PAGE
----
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According to Merriam-Webster, the definition of the word superfluous is as follows;

  1. exceeding what is sufficient or necessary
  2. not needed or necessary

In the summer of 2015 I converted to Judaism. At the time I was homeless, broke, and dishoned by every member of my very large family. I obviously struggled very seriously with poly substance abuse.

Because of the great number of nonprofits dedicated to assisting men and women who identify as chronically homeless, addicted, and usually seriously mentally ill located in Seattle, WA - that is where I went.

From 2009 to 2015 I blamed it all on the wealthy elites I'd pass on the streets, I blamed my family for not allowing me to live with them. The one I blamed most, though, was G-d. At this point in my life I had a very rudimentary understanding of G-d.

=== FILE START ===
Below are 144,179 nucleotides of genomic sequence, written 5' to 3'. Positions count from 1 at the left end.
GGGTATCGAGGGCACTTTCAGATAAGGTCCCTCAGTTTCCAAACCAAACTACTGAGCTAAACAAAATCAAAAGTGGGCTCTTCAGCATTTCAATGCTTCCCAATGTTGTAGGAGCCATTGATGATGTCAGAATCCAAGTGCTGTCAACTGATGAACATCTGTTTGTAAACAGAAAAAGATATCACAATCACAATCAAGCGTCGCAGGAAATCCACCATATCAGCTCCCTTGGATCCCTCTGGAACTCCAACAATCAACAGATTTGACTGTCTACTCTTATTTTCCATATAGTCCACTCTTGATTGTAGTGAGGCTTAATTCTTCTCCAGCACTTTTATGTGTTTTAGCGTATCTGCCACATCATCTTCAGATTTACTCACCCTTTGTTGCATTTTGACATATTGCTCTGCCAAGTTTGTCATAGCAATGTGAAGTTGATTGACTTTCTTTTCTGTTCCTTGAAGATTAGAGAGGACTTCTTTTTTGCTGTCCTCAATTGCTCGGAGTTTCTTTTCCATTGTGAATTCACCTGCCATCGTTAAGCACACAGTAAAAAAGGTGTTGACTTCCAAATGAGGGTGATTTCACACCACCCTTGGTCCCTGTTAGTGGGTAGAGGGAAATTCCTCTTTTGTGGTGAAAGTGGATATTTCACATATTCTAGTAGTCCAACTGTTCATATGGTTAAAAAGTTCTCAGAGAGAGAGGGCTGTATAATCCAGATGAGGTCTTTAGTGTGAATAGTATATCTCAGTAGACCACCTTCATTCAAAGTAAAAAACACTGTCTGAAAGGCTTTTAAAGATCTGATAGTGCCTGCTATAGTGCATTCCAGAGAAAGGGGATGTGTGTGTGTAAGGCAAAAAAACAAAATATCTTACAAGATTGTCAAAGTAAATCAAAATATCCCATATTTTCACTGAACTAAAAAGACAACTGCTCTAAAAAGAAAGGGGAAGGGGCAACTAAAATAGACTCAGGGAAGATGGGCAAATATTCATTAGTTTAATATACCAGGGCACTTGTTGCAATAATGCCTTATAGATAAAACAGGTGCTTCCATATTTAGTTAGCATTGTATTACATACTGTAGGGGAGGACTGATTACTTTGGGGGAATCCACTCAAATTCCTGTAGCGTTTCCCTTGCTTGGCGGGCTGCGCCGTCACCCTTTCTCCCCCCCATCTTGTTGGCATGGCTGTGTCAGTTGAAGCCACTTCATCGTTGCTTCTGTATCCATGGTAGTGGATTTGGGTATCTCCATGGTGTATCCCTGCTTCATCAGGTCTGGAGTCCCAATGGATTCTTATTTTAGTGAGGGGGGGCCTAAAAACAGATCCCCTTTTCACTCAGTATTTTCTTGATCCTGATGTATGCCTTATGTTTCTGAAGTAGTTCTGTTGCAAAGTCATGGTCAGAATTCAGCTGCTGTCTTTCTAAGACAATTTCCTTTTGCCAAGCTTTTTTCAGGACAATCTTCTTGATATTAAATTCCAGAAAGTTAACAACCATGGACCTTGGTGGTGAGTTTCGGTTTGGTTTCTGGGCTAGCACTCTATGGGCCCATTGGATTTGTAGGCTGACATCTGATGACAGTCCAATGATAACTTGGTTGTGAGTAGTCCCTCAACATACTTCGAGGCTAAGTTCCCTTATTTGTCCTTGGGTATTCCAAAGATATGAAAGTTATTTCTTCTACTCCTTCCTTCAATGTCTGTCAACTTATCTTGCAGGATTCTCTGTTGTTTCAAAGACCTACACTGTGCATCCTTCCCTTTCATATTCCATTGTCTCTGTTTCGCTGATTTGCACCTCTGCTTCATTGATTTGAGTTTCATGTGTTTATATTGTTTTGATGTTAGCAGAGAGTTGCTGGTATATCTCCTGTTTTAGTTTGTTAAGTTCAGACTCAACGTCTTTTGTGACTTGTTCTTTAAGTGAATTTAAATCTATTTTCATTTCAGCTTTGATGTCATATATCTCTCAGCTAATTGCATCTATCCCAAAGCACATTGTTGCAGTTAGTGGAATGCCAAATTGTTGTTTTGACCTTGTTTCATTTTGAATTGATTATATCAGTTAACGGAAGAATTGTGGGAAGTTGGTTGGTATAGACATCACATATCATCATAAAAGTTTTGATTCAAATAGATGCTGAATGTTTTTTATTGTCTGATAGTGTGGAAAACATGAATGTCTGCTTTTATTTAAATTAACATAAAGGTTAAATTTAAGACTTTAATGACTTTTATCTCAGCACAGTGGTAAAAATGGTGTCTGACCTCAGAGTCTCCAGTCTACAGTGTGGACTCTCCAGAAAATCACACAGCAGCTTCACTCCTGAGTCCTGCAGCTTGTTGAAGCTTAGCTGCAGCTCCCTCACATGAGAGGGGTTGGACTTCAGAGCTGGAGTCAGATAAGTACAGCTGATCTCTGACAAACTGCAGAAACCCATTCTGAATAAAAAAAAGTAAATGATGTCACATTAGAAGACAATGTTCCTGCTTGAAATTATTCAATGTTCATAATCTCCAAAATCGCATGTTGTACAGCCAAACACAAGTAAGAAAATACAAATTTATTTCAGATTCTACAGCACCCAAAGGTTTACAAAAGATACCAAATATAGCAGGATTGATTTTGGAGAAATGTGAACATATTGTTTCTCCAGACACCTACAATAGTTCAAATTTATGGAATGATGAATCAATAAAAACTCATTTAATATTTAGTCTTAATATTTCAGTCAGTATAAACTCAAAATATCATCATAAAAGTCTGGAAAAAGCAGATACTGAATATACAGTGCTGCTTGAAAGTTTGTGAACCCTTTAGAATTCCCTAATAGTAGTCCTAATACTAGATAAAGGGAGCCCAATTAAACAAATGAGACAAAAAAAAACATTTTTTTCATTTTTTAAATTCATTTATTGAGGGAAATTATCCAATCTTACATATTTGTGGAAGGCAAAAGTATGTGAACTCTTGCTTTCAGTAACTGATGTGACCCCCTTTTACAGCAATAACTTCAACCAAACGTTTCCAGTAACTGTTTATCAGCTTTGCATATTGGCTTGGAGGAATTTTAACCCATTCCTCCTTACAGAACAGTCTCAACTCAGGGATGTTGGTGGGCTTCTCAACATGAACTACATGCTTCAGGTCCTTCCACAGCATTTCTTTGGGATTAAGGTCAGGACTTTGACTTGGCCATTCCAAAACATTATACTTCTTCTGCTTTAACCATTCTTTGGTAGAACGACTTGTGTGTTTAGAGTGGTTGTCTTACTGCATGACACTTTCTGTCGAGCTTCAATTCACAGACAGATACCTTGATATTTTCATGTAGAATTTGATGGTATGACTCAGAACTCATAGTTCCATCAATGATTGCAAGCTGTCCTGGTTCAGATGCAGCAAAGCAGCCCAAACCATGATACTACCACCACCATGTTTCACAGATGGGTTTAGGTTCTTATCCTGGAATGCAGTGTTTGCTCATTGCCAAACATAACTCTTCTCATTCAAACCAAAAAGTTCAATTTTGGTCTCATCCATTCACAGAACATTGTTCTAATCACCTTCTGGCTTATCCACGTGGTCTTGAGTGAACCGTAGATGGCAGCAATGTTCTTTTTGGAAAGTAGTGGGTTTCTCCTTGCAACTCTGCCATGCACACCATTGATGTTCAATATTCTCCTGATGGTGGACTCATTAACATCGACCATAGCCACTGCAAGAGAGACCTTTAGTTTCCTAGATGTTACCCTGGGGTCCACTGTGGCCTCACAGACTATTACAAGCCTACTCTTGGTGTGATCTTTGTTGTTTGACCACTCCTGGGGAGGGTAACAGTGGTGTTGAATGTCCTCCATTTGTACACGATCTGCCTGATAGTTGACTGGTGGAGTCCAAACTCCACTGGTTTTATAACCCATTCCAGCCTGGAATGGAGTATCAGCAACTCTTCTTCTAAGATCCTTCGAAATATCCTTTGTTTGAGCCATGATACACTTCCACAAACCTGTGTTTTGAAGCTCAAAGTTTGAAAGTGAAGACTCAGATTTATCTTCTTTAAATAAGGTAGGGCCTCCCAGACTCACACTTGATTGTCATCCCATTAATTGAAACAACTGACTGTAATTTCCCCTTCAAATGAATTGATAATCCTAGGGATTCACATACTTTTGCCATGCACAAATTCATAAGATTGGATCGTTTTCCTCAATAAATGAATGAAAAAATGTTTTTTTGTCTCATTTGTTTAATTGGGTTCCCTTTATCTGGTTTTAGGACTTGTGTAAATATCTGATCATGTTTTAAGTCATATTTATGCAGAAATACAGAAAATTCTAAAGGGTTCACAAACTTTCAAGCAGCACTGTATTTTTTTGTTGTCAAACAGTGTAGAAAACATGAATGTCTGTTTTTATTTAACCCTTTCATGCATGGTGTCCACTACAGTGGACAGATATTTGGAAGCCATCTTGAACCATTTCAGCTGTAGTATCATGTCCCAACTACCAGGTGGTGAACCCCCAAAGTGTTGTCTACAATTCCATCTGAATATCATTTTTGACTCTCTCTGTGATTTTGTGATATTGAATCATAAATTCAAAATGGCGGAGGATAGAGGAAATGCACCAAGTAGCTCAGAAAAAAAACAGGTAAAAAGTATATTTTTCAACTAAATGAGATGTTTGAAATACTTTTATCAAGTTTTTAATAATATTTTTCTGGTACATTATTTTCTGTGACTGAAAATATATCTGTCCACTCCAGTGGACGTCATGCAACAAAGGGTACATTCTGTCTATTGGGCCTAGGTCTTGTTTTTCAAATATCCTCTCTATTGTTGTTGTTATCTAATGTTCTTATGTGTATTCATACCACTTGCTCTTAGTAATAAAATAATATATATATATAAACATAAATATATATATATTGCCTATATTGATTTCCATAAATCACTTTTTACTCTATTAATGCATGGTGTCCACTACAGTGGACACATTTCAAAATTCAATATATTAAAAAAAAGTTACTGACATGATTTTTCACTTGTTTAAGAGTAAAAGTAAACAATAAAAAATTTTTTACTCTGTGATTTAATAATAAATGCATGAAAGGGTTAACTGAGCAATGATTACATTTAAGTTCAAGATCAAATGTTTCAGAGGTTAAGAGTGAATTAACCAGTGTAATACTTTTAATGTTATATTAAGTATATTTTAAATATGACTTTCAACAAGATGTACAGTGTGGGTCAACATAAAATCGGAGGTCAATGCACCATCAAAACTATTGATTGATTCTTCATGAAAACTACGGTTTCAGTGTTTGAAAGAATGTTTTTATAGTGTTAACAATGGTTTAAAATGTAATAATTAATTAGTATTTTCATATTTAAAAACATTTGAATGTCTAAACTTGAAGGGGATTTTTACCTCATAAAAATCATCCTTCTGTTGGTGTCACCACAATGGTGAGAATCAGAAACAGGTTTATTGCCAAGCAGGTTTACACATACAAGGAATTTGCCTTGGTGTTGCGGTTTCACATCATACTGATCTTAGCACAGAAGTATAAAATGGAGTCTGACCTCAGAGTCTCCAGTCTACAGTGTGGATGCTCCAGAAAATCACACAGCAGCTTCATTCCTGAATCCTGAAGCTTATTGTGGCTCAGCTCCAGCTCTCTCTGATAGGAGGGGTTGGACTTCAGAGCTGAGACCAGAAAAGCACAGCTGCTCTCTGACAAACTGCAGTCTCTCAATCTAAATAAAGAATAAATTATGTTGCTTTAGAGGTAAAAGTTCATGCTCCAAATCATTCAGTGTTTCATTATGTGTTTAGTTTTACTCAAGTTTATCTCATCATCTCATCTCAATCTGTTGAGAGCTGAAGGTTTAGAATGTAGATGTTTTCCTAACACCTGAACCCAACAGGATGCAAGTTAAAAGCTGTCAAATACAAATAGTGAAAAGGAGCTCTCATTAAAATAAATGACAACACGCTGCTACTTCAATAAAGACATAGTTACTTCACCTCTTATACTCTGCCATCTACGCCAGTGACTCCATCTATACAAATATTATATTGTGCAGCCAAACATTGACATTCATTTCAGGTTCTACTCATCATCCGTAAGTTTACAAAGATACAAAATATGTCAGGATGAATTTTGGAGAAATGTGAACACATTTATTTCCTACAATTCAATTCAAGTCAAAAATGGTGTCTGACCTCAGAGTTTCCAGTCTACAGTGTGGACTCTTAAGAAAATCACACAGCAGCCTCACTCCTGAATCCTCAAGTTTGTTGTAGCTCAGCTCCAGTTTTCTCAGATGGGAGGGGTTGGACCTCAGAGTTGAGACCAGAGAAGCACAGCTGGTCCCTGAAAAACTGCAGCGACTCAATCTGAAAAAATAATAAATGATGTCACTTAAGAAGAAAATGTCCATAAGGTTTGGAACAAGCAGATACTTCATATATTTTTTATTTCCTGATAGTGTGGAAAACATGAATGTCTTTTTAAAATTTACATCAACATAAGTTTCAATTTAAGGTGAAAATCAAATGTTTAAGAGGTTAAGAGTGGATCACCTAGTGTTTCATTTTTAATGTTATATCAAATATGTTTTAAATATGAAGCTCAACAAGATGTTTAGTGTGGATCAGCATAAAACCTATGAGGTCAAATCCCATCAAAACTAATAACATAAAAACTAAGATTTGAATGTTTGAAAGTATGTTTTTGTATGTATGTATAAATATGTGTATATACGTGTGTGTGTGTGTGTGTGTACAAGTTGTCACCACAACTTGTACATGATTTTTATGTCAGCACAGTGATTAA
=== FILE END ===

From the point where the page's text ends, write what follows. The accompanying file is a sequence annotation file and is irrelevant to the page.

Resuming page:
Everything changed when I met my best friend, Frank. Franka taught me the basic tenets of reform Judaism. I soaked it in like it was literally saving my life, which it NO DOUBT was.

6 months after starting to observe the Jewish culture, traditions and teachings - and after 6 months of reading the ancient and sacred texts...I had moved in to an apartment across from the Space Needle, I had an income I could survive on, I shaved my long greasy hair and beard, I was able to get my teeth fixed, the social services group that was helping me along wrote an article about my accomplishments in the Seattle Times, my social worker was featured in a different article on The New York Times, I got a union job at UPS, and though it took a while and a lot of effort, today I am clean and sober.

So, when I hear a question such as the one posted above, I unequivocally say that Hashem, my G-d is my whole body life force. Hashem has never, ever been "not needed or necessary"...I firmly believe without a shadow of a doubt that I would have died a sad death alone on a bed of wet cement if it wasn't for my G-d.